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«Bis dat, qui cito dat»

«Gegengabe» in Paremiology, Folklore, Language, and Literature – Honoring Wolfgang Mieder on His Seventieth Birthday

Edited By Christian Grandl and Kevin J. McKenna

Bis dat, qui cito dat – never has a proverb more aptly applied to an individual than does this Medieval Latin saying to Wolfgang Mieder. «He gives twice who gives quickly» captures the essence of his entire career, his professional as well as personal life. As a Gegengabe, this international festschrift honors Wolfgang Mieder on the occasion of his seventieth birthday for his contributions to world scholarship and his kindness, generosity, and philanthropy. Seventy-one friends and colleagues from around the world have contributed sixty-six essays in six languages to this volume, representative of the scope and breadth of his impressive scholarship in paremiology, folklore, language, and literature. This gift in return provides new insights from acknowledged experts from various fields of research.
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"Let Them Scratch Wherever It Itches": Aspects of Dante's Proverbial Method in the Comedy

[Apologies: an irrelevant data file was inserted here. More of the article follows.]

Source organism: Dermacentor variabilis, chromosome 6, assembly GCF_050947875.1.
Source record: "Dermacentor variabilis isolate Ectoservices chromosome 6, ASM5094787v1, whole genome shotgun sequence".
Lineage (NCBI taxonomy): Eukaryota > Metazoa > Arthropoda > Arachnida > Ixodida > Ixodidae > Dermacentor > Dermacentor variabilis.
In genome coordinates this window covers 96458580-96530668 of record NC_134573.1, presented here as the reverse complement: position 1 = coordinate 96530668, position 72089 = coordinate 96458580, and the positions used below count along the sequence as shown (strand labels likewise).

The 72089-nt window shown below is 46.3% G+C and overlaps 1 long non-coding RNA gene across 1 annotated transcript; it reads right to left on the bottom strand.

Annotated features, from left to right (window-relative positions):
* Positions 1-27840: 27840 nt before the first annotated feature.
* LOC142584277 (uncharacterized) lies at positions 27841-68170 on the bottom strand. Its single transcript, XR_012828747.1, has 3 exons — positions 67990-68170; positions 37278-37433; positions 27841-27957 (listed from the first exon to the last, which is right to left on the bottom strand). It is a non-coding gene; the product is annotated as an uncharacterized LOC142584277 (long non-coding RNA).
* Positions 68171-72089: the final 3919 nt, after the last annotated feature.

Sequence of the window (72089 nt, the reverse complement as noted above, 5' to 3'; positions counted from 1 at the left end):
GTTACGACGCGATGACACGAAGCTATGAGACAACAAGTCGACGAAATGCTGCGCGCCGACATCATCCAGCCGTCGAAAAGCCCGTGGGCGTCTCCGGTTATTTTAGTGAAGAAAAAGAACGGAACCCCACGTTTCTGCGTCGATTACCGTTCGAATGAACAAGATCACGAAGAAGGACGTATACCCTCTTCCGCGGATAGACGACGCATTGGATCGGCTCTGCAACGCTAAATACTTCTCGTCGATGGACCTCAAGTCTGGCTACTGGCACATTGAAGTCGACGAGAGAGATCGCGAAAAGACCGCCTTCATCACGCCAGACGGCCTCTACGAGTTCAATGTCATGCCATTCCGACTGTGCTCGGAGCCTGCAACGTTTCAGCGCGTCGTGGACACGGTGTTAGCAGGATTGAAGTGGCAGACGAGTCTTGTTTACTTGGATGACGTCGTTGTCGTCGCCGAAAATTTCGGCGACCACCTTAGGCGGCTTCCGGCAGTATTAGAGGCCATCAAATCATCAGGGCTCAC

Tom Simone

Dante's Comedy remains as one of the most monumental and important works of world literature. Its vast traversal of the cosmos, the transition from deepest suffering to highest bliss, and the great journey of the pilgrim through the spectrum of human possibility works on so many levels and in so many ways that its richness continues to astonish and inspire almost 700 years after its completion. While the large structures of the poem and its supremely detailed journey through a vision of Inferno, Purgatorio, and Paradiso, Dante's art works at the level of individual phrase and particularly in memorable proverbial and proverbial like expressions.

I use as my title a quotation from far up in Paradiso when Dante encounters his noble ancestor Cacciaguida in the sphere dominated by Mars to show forth to pilgrim and reader those who defended the faith in arms as well as belief. The central section of Paradiso, Cantos 15 to 17, is particularly personal as it links the pilgrim Dante to his ancestral past as well as the painful aspects of his exile from Florence and his exile's journey and dependency on patrons for sustenance, even as he was composing the Comedy. After passages on the glories of past Florence, Cacciaguida encourages the pilgrim in both his exalted quest and his fierce denunciation of both political and clerical transgressors against peace and human goodness. He exhorts the pilgrim to write truthfully of all he has seen:

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